The first step to overcoming an addiction is to admit you have a problem. So, this is it.
I am addicted to parking at corner spots.
But really, I'm not about to fight my obsessive-compulsive addiction to corner spots. In fact, as deranged as it may be, I'd like to think that it's the reason my car has gone relatively ding-free these past couple of years. From trekking across the parking lot in the heat, cold, and rain--it's taken a lot of work to protect my car from door-swinging hoons.
Chatting with a buddy of mine, who we can simply call Bob, I came to the realization how obsessed I am about finding the perfect corner spot. Every day at little before 9AM (or a little after, if traffic is bad), I pull into work, back my car up and park at the same spot (unless someone takes it, then I park in a backup corner spot, but I digress...). Bob suggested that I was a creature of habit, and while I'm sure my routine tendencies are partly to blame, here are my psychoanalytical tips for perfect parking:
1. Corner spots are awesome. It at least guarantees that one side of the car will be ding-free.
2. Park closer to the protected side to free up more space between you and the car next to you. Most of the time, this strategy does work; however, in my years of experience, I have also come to the conclusion that many drivers don't gauge parking by the lanes clearly marked on the asphalt, they gauge it by the distance to the other car. Pretty frustrating, but you just have to do the best you can. Oh, and be careful not to curb your wheels.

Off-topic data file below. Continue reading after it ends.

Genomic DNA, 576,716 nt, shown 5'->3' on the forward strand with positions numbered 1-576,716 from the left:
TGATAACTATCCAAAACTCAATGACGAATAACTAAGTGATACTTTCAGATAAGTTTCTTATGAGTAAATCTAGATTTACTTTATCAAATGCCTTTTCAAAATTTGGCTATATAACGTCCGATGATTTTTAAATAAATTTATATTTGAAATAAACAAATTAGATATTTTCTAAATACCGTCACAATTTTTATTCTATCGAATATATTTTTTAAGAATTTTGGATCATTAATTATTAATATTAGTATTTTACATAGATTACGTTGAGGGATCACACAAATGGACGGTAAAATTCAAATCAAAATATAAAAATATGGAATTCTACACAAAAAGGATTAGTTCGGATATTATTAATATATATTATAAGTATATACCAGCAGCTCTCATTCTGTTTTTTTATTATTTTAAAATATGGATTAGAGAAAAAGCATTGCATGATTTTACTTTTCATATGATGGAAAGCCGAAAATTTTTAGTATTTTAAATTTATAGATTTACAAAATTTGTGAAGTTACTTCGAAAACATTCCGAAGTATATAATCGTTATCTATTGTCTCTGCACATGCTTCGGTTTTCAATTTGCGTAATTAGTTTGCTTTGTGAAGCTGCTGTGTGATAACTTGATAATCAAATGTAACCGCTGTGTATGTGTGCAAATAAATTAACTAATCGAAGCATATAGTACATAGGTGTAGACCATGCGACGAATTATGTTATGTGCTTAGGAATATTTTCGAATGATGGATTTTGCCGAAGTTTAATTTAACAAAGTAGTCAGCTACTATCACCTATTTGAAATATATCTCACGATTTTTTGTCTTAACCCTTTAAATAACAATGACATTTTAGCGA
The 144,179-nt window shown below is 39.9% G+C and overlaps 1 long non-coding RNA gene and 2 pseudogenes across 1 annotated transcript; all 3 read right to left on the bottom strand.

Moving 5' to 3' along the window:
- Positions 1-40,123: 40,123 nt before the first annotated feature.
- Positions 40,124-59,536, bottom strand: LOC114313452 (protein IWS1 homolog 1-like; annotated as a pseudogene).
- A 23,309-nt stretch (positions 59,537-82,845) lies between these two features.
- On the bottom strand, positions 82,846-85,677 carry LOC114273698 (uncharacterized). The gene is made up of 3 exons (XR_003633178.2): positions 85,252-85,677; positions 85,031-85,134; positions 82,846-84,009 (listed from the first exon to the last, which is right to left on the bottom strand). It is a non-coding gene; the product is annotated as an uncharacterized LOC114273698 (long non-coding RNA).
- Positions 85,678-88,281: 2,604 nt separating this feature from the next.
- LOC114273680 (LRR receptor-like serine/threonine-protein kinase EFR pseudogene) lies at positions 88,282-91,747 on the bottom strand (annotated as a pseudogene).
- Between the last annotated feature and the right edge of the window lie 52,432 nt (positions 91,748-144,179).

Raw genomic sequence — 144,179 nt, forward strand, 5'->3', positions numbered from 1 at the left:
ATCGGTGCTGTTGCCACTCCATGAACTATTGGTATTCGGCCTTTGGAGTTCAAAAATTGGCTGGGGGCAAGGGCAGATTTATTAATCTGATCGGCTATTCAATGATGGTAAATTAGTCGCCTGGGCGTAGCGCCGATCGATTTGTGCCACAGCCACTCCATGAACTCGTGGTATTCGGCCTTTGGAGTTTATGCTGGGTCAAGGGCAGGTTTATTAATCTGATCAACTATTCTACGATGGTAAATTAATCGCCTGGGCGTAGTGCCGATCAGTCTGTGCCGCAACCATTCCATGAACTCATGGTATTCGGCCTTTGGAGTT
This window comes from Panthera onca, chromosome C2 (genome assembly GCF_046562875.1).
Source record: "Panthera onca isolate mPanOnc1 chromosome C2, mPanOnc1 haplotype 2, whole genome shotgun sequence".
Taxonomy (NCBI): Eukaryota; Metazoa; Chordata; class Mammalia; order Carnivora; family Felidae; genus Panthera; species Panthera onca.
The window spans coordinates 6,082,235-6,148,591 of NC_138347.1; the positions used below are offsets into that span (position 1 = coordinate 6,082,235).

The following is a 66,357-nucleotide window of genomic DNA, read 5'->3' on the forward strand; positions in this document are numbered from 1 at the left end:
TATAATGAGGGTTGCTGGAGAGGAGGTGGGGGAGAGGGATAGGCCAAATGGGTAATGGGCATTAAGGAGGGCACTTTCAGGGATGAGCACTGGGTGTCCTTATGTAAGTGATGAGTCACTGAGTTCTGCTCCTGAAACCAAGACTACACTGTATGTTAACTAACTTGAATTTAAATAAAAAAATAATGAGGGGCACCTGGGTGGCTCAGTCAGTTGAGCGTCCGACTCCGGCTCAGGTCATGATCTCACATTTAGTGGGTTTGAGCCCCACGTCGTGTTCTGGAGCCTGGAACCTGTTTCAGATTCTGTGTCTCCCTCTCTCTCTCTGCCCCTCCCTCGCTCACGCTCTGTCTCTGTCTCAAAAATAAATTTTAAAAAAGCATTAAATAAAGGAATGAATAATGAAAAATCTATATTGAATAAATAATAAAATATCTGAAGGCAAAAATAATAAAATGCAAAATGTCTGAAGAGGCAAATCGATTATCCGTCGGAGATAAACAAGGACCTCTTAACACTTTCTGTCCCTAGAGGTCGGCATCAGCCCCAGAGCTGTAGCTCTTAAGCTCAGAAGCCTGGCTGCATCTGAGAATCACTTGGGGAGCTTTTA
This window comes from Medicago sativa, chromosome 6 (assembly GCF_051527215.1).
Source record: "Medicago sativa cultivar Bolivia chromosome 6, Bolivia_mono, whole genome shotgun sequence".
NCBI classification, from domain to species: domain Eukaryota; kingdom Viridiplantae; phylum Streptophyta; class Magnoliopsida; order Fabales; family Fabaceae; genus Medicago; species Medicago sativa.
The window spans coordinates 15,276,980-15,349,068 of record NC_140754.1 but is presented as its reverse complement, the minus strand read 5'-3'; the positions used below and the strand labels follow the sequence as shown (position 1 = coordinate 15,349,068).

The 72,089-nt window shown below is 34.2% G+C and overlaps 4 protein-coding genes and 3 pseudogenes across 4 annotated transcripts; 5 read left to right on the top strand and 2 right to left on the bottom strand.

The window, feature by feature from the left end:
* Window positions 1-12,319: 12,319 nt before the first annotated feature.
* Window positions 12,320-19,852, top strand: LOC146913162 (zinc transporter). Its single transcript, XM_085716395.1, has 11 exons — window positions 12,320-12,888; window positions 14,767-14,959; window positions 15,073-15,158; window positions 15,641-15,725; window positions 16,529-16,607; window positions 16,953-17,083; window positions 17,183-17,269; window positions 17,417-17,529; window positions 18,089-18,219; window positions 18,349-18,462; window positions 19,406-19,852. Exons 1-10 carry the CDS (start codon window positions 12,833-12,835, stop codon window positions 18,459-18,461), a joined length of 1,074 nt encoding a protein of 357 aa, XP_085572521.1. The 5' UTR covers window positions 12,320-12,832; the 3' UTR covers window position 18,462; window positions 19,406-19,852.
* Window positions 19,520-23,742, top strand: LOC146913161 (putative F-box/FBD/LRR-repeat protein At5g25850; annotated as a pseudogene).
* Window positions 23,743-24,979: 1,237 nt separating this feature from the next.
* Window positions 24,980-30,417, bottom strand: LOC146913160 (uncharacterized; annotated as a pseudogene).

3. Park next to the neighboring car's passenger side. This one is a little tricky and depends much on the environment, really. Since I'm at work, I figure no one really carries a passenger. Thus, no passenger, no door opening and closing, hence no dings. Then again, if there is a passenger, you run a higher chance of getting dinged since passengers usually don't care as much about the car they're entering or exiting as the drivers do. It's a gamble.
4. Tree=shade. Shade=good. My paint likes shade. Or I like shade for my paint. Either way, trees are great, as long as they don't ooze sap or set you up for a bird-poop-a-looza.
5. Avoid SUVs, vans, or anything that looks to be a family vehicle. Kids are great and all, but kids will be kids and then you kiss your ding-free panel goodbye.
6. Don't park next to cars that are falling apart. They're falling apart for a reason.
7. Back up into a spot. It's easier and safer when you're pulling out.
You may or may not think my ways are crazy, but there have been instances of people approaching me when I'm near my car and acknowledging my parking efforts. I know I'm not the only one in the world who puts this much thought and care into parking.
Are you one of numerous car enthusiasts to also suffer from Corner Spot OCD?